In the late 1960s, Tippett led a sextet featuring Elton Dean on saxophone, Mark Charig on trumpet and Nick Evans on trombone. Tippett married singer Julie Driscoll and wrote scores for TV.
In the early 1970s, his big band Centipede brought together much of a generation of young British jazz and rock musicians. As well as performing some concerts (limited economically by the size of the band), they recorded one double-album, Septober Energy.
He formed, with Harry Miller and Louis Moholo a formidable rhythm section at the centre of some the most exciting combinations in the country, including the Elton Dean quartet, and Elton Dean's Ninesense. Around the same time, he was also in the vicinity of King Crimson, contributing piano to several of their records including "Cat Food" (and even appearing with them on Top of the Pops). His own groups, such as Ovary Lodge tended towards a more contemplative form of European free improvisation. He continues to perform with the improvising ensemble Mujician and more recently (2006) Work in Progress.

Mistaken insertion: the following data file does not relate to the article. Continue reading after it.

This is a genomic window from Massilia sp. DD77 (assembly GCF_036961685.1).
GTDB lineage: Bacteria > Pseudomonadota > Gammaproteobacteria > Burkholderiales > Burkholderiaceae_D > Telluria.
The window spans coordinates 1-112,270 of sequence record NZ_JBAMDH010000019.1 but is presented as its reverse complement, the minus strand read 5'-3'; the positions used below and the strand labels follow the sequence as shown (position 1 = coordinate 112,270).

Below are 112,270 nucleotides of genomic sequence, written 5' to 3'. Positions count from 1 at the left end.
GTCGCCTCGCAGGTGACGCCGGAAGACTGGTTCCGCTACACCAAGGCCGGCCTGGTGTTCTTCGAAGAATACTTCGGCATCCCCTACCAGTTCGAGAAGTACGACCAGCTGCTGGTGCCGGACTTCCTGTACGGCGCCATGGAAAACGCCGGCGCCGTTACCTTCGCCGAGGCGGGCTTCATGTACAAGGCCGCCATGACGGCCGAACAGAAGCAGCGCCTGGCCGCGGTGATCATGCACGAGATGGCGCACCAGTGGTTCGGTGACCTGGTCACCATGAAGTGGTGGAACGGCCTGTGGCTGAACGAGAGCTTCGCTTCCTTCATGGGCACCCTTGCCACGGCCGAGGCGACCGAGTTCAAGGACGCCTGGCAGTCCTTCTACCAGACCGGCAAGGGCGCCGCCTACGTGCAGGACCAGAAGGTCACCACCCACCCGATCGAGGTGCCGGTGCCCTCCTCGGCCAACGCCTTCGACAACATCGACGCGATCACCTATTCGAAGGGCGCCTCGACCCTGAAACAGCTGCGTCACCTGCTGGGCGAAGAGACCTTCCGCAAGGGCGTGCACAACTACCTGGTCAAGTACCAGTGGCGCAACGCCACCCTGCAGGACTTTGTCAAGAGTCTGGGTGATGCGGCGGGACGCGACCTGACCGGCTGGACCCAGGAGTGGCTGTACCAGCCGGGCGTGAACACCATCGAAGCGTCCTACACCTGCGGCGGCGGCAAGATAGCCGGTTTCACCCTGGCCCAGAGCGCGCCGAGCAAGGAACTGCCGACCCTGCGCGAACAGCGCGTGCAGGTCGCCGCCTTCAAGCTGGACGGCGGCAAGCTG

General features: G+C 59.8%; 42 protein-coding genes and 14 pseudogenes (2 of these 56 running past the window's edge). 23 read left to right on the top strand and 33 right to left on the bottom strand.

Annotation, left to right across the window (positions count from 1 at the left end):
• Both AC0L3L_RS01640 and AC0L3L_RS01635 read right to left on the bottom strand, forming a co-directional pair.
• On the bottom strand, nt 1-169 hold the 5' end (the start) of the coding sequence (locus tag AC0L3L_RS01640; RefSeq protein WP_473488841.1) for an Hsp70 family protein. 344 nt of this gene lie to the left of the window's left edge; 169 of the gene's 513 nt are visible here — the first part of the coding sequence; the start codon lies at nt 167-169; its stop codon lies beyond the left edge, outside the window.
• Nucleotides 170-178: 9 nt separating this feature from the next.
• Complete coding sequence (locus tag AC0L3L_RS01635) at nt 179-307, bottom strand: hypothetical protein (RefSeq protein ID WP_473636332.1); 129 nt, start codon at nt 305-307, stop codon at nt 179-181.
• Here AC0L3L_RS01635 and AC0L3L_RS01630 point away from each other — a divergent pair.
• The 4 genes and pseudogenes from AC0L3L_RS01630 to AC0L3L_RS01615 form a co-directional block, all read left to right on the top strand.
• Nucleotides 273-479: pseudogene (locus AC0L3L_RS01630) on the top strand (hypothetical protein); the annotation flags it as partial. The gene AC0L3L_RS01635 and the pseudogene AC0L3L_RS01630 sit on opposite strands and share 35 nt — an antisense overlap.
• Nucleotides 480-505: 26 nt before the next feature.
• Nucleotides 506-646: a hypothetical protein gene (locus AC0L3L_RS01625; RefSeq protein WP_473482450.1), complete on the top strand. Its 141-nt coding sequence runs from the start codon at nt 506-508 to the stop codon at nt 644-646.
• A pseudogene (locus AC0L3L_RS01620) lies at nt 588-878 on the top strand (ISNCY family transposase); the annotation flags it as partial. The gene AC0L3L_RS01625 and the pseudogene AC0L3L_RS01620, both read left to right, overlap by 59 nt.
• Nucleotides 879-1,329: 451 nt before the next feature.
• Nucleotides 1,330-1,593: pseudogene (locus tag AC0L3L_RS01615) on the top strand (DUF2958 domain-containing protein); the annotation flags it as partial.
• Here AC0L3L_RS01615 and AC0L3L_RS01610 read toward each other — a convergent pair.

Tippett has appeared and recorded in a wide variety of settings, including a duet with Stan Tracey, duets with his wife Julie Tippetts, solo performances, and appeared on three King Crimson albums."-Wikipedia (https://en.wikipedia.org/wiki/Keith_Tippett)
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• Show Bio for Julie Tippetts
"Julie Tippetts (born Julie Driscoll, 8 June 1947) is an English singer and actress, known for her 1960s versions of Bob Dylan and Rick Danko's "This Wheel's on Fire", and Donovan's "Season of the Witch", both with Brian Auger and The Trinity. Along with The Trinity, she was featured prominently in the 1969 television special 33 1/3 Revolutions Per Monkee, singing "I'm a Believer" in a soul style with Micky Dolenz. She and Auger had previously worked in Steampacket, with Long John Baldry and Rod Stewart.
"This Wheel's on Fire" reached number five in the United Kingdom in June 1968. With distortion, the imagery of the title and the group's dress and performance, this version came to represent the psychedelic era in British rock music. Driscoll recorded the song again in the early 1990s with Adrian Edmondson as the theme to the BBC comedy series Absolutely Fabulous, the main characters of which are throwbacks to that era.